Training Wheel Hero
Join Date: Dec 2015
Thanked 2 Times in 2 Posts
Feedback Score: 0 reviews
We were on Thunderhill West so I didn't get the cyclone. Still 2 different blind crest turns, just not as intense as the East side cyclone. And I was on the stock tires, which are now at the point of needing replacements. I'm thinking S20 Evo's or the new S21's for the dual compound as I commute quite a bit on the bike, and Q3's will likely get very flat much faster than I'd like.
I can genuinely say I learned more in 1 track day about my personal skills and the limits of my bike than any day I've had in the last year and a half of riding. Looking at my first session versus where I ended up at the end of the day is a night and day difference. I really can't wait to see how this improves my general street riding, and I definitely can't wait to get back out there and run on the track. I'll also be taking some cornering classes in April or May (or both!)
Anyways, I've got a breakdown of the day, some good learnings, and of course, pictures!
The 1st session of the day started to drizzle, and the track just started getting wet. Between that, the nerves, and not knowing the track at all, it was a very slow round. I was in Group D as I'd never been on a track before, so at the very least I wasn't holding anyone up. It was pretty clear on that round we were a bunch of first timers.
2nd and 3rd sessions the track got rain saturated, so the initial slickness and unpredictability was gone from the surface. The 2nd session kind of blew my mind with the fact that I could actually accelerate, brake, and turn the thing in the rain. The smoother the motions, and the more upright the bike was for acceleration and breaking, the better I was coming through turns. I started to push it a little more towards the end of the 2nd, and found my way to the front of the group pretty quickly. 3rd session was even better than the 2nd and it felt amazing. I probably should have moved up to C, but i had plenty of room to skip to the front without much issue and then had plenty of space to work at my own pace. Plus it got me some experience with wide safe passes, so that was good.
During lunch, I talked to the instructors about lines through some of the corners and they had some good tips on that and my body position. Went out for the start of the afternoon and they actually came out with us, and I got a few laps with the head instructor pacing me in a lead/follow to teach me some lines and really showed me I could be waaaaaaay quicker through many of the turns.
On the 2nd lap of the lead/follow, unfortunately I overcooked it coming through an off camber righthand turn after the front straight and ended up having the front tire slip and low sided the bike :( My gear did its job and just has a few scratches on the jacket, and I tore the knee open on the rain over pants. Leather pants came out completely unscathed, as did the helmet, and gloves and boots are just a little muddy. I don't even have any bruising or soreness from it. I basically did a baseball slide, and the bike landed on sliders and just slid right off the track until it stuck the right front clip-on in mud. The tail section had a decent chunk taken out of it, and there some scratching on the nose, but for the most part, it just got dirty and I need 1-2 new plastic pieces. And the even better news is that I had thrown on a set of cheap China fairings a while ago just in case..... didn't even bang up the expensive OEM plastics!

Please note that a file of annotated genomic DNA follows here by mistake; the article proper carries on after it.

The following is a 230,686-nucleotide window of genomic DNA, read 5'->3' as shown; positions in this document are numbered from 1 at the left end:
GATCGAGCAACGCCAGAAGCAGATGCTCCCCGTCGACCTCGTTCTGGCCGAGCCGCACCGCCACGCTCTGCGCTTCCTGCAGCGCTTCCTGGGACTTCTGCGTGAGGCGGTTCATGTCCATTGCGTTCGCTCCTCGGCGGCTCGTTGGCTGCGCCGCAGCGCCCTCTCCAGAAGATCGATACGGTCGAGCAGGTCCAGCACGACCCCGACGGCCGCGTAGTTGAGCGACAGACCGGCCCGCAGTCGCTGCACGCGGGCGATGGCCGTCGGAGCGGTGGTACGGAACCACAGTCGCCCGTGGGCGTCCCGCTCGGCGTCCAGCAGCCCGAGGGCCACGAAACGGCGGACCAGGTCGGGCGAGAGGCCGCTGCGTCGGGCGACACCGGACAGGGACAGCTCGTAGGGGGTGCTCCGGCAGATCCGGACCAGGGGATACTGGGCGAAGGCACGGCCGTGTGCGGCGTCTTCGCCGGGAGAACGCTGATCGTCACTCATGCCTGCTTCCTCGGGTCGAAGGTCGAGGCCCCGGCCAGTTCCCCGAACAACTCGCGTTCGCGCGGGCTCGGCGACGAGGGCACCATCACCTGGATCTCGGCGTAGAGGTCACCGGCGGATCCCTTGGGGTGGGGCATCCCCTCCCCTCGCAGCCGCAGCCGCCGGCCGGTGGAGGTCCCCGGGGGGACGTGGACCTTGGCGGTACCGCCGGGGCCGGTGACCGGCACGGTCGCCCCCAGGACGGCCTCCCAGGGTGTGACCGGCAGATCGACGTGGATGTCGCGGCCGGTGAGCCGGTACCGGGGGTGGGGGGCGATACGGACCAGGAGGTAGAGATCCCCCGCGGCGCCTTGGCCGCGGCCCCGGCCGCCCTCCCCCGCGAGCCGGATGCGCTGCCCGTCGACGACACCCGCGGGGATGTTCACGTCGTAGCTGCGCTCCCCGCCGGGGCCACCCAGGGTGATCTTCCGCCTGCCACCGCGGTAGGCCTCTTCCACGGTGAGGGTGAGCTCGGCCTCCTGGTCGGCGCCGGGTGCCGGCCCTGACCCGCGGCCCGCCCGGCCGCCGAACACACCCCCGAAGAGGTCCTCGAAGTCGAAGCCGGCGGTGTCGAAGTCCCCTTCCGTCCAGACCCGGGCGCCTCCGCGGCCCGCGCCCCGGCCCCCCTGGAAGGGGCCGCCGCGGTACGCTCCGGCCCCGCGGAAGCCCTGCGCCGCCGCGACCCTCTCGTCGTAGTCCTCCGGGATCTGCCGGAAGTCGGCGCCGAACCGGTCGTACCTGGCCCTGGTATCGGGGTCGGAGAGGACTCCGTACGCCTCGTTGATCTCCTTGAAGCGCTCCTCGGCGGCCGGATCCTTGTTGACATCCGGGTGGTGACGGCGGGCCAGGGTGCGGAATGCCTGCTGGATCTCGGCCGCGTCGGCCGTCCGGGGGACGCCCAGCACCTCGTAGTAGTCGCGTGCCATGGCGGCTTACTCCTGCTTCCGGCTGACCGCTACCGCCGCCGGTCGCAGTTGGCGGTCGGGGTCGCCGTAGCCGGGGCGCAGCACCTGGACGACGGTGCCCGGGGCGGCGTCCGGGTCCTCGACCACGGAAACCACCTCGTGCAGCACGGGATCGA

Walked it off the track, dug all the mud out of it, hosed it down, and managed to only miss one session while the weather and track cleared up. I got right back on for the last 2 sessions of the day, and got to do an even better lead/follow with the same instructor on a dry track and it felt downright amazing. Even though I did get a little overzealous and dumped it, I learned a ton and really improved my skill and confidence. I had a huge smile on my face the entire day, even in the rain and the mud, and have plenty of places where I can keep improving to make myself a better rider.
I also couldn't believe how friendly and helpful everyone was in the paddock. There was always someone willing to share a tool, towel, a dry spot to stand, or a hand to load and unload bikes. Especially after I crashed, plenty of people who saw it happen (because of course it was right in front of everyone) came over to check in on me and lend a hand, and that made me want to get back out there even morel A big thanks to the guy on the ZX6R who stopped to help me pick the bike up even though it cut into his track time!!!!